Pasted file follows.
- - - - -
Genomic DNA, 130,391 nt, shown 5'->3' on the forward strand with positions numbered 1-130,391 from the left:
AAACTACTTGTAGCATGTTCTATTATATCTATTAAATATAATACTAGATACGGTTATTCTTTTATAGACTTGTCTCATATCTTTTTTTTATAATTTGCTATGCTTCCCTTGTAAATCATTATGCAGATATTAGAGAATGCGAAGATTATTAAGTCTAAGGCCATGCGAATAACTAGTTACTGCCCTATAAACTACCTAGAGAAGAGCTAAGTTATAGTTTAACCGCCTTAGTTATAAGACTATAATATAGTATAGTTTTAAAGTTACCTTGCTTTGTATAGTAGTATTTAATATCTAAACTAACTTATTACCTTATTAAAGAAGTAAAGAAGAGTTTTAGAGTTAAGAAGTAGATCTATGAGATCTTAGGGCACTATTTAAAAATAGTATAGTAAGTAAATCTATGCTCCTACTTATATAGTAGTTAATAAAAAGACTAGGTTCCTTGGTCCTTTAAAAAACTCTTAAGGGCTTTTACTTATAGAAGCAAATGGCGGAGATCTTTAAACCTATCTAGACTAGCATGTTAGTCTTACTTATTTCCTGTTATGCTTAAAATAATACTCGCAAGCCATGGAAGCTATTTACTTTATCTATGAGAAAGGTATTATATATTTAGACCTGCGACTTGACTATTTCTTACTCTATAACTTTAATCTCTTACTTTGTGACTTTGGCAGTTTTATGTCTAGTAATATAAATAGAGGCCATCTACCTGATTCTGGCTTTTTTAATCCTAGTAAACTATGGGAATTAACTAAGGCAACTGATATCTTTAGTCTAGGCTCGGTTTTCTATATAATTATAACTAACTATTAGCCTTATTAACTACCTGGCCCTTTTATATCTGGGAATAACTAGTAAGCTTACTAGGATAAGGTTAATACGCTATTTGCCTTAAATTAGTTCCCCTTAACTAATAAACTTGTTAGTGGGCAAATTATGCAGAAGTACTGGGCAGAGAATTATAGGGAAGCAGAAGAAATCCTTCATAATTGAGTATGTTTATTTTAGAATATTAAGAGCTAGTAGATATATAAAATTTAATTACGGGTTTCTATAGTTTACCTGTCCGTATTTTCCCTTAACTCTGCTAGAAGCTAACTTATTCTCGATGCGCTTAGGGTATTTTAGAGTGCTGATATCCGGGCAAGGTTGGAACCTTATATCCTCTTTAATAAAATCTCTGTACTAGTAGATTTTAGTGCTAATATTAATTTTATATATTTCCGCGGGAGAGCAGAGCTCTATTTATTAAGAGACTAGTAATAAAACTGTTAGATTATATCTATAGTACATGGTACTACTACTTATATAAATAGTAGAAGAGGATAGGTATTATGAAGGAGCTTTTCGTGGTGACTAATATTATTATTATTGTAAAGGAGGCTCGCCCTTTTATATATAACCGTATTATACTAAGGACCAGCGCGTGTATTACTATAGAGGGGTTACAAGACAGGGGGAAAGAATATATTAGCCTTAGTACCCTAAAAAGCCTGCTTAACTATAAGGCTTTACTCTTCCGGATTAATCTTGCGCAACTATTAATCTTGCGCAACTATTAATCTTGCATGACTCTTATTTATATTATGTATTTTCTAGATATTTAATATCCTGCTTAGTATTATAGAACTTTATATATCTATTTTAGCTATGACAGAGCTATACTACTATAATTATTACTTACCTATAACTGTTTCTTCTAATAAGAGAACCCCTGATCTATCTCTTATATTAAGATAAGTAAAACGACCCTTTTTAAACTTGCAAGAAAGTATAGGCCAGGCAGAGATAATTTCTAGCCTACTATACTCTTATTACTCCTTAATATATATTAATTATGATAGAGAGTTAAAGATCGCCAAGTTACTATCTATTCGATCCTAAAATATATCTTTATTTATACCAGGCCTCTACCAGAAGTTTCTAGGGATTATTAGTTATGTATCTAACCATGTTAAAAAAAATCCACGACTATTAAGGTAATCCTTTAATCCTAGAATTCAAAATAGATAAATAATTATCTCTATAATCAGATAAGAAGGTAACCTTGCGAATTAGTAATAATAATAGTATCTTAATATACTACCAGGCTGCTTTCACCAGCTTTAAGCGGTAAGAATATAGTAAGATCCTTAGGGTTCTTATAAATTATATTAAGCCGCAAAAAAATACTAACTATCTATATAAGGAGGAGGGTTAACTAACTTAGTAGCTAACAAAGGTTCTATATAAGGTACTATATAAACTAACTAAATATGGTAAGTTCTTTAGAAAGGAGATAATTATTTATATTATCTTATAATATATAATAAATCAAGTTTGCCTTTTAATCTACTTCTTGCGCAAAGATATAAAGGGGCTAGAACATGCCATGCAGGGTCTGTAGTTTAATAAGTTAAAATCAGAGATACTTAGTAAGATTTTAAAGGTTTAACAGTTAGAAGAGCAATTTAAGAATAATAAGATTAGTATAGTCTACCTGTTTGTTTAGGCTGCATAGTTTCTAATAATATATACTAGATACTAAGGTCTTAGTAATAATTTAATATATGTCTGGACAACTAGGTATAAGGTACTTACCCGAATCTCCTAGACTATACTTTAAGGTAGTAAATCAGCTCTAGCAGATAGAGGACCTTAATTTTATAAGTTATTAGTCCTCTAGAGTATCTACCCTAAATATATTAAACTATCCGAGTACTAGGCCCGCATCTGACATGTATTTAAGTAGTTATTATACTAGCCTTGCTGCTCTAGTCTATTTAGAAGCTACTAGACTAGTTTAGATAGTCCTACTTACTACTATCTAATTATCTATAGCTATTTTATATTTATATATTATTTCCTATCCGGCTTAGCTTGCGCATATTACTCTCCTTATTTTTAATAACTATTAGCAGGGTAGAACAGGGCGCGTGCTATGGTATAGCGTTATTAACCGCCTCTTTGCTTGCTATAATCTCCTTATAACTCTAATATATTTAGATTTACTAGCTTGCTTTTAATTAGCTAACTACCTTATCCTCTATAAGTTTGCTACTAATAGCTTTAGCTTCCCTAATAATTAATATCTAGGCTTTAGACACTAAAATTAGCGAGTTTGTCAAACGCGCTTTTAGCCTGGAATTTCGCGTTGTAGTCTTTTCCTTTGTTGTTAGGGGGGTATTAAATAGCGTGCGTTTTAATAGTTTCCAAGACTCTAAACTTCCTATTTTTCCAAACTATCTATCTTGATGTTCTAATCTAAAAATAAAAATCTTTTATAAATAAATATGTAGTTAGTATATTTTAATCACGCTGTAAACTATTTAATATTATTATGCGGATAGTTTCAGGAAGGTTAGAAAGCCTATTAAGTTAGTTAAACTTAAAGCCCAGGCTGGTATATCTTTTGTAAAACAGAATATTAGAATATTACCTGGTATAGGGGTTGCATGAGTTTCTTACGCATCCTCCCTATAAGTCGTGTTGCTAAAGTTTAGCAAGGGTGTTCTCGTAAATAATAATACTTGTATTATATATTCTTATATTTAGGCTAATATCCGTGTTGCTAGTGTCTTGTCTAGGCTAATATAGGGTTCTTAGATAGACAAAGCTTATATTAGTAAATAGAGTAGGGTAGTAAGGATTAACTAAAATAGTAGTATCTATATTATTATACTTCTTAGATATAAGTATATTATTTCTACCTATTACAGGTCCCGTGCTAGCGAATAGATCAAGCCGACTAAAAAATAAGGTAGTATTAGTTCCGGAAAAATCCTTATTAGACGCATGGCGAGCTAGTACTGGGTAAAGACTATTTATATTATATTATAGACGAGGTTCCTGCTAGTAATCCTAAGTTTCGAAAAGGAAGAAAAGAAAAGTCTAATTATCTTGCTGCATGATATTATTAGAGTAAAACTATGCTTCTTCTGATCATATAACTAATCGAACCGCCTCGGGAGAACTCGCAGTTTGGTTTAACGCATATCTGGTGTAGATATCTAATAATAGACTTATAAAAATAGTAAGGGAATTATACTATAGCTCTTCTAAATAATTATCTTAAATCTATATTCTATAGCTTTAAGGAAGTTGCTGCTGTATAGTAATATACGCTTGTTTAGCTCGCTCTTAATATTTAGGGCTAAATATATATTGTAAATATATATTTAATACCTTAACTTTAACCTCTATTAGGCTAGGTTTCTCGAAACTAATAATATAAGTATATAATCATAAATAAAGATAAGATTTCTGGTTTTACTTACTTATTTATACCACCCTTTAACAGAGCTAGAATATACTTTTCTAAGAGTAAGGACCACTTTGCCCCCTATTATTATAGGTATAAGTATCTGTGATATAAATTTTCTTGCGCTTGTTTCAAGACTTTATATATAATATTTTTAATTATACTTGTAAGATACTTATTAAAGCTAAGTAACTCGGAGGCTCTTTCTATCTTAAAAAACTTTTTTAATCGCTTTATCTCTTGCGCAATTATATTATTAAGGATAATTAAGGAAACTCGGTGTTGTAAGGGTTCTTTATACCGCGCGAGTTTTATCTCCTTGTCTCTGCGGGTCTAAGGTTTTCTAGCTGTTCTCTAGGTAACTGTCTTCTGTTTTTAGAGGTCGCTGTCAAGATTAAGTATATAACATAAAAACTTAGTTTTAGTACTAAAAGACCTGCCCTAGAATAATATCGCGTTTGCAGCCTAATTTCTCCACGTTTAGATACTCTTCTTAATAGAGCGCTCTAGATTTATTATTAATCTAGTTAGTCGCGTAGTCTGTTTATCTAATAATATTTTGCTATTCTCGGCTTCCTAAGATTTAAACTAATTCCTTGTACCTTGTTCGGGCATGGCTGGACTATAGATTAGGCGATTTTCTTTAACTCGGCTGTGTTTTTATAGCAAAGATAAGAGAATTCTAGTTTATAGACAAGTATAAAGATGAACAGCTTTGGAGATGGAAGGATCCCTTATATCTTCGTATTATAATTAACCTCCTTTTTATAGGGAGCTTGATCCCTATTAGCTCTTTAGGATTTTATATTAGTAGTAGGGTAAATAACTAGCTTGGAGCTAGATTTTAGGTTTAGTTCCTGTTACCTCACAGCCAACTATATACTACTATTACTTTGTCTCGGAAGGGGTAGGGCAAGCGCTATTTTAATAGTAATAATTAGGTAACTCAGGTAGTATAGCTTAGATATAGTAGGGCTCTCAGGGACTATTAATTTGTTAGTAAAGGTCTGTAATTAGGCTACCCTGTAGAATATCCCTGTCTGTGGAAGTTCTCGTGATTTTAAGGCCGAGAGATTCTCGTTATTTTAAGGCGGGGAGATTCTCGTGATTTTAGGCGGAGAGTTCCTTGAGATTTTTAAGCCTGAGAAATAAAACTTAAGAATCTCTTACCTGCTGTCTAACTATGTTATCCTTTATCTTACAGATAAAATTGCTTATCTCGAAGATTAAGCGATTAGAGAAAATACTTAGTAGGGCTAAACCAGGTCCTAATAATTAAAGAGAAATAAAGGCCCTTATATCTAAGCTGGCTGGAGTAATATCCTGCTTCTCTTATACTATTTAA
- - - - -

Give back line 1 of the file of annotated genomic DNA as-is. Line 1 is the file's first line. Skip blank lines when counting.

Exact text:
Genomic DNA, 130,391 nt, shown 5'->3' on the forward strand with positions numbered 1-130,391 from the left: